The banh xeo tacos with crackling pork belly (2 for $16) were pretty unextraordinary. While the filling of crackling pork, vietnamese slaw and sauce was tasty, juicy and fresh, the “banh xeo” exterior shell was a letdown. Taking our experience at Banh Xeo Bar as a baseline we would characterise this banh xeo taco shell as too hard (but not crispy) and a bit stale tasting.
Kinhboy’s beef short rib pho ($18) was actually very good. The meat was very juicy and tender, cut into bit sized pieces and rearranged on the bone. The broth was rich and tasty. My one complaint would be that this dish was served with the bean sprouts within the soup, meaning that we did not have the opportunity to add our own at our own pace. This meant that they got quite soft and cooked by the end of our meal, while we like them a bit more crunchy and less cooked.
I had very high expectations for the Crispy Chicken Supreme ($21), cooked in the French style in nuoc cham buerre blanc. Unfortunately my expectations were not met. The chicken itself was dry, and the skin hard but not crispy – a significant downgrade from the chicken I recently had at Khoi’s in Surry Hills. The sauce, while tangy and creamy, didn’t really go well with the chicken. Even when dipped the chicken had difficulty holding onto the sauce, and my partner felt like the flavours did not match well ( I don’t feel as strongly about this.) While the Jasmine Rice ($4) was a good suggestion from our waitress (like at Banh Xeo Bar, all of Kinhboy’s waitresses were White while all the Asians were kept in the kitchen) to soak up the sauce, it ultimately just didn’t cross the line into P+ territory for us.
My partner wanted me to leave some good vibes about this Cherry Bomb ($18) cocktail.
While the beef short rib pho was a hit, our other two dishes were a disappointment – sad because I really wanted to like it. Despite a pretty average time at Kinhboy we did dine at sister restaurant Tokki a couple of days later – keep your eyes and noses peeled for that review soon.
Not to be confused with the much more disappointing Khoi Eatery in Marrickville, Khoi’s in Surry Hills is a completely different, much better, family-run Vietnamese restaurant.
My partner is a big fan of corn. I have never known her to see corn on the menu and not want it. While I would have preferred some of Khoi’s visually appealing chicken wings, compromises sometimes need to be made. Nevertheless, the crispy buttered sweet corn, marinated with chipotle mayo ($10) was a hit. We liked how not all surfaces of all kernals were battered. We liked the buttery richness of the dish to start, however soon found that the portion was perhaps a bit big for the two of us to share – it was really more suited to four people. After a while corn just gets a bit lukewarm and boring. I wasn’t able to identify any chipotle or spicy flavour to this dish, but despite this it was quite good. I would NOT recommend this for a couple (unless your partner is a corn fanatic) however can recommend this for larger groups.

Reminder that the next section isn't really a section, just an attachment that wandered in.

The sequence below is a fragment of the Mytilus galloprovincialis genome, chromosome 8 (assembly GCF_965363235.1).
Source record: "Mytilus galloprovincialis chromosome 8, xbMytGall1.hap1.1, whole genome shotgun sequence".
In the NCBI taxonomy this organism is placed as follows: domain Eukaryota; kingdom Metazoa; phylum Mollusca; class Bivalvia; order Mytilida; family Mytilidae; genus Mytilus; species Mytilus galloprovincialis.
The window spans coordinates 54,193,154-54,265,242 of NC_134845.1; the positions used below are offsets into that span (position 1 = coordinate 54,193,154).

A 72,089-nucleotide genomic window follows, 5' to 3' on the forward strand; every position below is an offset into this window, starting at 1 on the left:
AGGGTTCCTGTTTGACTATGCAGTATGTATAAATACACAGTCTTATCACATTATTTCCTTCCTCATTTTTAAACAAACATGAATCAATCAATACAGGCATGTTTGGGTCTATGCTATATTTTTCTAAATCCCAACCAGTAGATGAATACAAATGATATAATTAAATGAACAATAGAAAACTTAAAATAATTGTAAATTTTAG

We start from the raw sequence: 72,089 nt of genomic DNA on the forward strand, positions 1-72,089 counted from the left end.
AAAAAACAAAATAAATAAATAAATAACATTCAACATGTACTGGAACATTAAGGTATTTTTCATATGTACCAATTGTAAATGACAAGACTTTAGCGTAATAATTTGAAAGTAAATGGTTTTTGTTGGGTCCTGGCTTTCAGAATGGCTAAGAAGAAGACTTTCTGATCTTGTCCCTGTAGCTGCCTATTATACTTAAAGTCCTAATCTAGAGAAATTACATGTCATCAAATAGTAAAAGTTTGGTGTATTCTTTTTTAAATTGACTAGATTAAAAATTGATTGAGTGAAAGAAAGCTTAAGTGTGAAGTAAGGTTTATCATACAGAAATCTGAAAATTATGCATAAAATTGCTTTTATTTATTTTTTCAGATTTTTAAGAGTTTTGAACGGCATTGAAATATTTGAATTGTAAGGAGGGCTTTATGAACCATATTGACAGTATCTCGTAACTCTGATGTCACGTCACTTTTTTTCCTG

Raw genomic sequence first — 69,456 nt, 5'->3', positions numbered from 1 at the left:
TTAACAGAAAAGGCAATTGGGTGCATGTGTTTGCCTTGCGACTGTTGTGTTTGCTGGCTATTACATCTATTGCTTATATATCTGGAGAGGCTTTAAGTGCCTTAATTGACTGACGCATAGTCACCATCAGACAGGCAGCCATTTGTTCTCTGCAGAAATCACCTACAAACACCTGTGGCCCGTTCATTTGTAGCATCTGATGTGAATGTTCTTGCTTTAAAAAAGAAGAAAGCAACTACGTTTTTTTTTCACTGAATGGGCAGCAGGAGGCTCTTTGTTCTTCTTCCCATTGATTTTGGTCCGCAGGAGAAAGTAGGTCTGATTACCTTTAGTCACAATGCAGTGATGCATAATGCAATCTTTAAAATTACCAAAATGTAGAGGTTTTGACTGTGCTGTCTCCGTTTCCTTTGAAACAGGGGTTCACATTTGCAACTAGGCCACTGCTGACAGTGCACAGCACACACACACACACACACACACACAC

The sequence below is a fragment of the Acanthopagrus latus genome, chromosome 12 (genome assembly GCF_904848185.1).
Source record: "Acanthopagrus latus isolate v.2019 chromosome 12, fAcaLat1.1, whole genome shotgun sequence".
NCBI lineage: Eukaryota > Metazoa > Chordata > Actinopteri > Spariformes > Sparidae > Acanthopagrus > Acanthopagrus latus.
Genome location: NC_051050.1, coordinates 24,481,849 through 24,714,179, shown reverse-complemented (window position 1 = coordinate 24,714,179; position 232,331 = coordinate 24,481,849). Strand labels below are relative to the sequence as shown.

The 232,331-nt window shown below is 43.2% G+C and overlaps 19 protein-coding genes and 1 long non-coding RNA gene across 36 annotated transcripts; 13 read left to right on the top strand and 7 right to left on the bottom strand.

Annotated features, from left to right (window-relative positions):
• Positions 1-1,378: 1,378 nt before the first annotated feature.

The Crispy spring rolls of pork, black mushrooms, and glass noodles ($10) were quite good. They had a complex flavour and texture that is rare in the spring roll world.
Khoi’s beef noodle soup, combination of rare Black Angus beef, brisket, beef balls & thin slice of ox tail ($18) was really good. The slices of rare Angus beef were tender. The brisket and beef balls were also good, however I have to give a point to Khoi in Marrickville for their beef balls over those at Khoi’s in Surry Hills – the one at this restaurant did not particularly stand out. We couldn’t identify any ox tail in our pho, however this was not really a bad thing as I often find ox tail too fatty and oily, like I did when we had ramen at Spanish Sakaba.
The skin of the Super crispy skin Bannockburn Chicken cooked in Khoi’s master stock, ginger, shallot ($20) was, true to its name, super crispy. What this dish’s long name failed to mention, however, was that the meat inside was also very tender and juicy. The flavour was tasty but not too tasty, and I really enjoyed every last morsel of this chicken. My partner commented that it was not cooked as well as the Korean chicken from Soul Dining (also in Surry Hills), but I think she is wrong. I think they are both very good, and can recommend this dish.
Overall I really enjoyed my meal at Khoi’s in Surry Hills. There are plenty of other dishes on the menu I’d like to try, so I would both recommend eating here and plan for a second trip.
5/5 bok boks who are allowed to roam during the day but locked up at night “for their own protection”.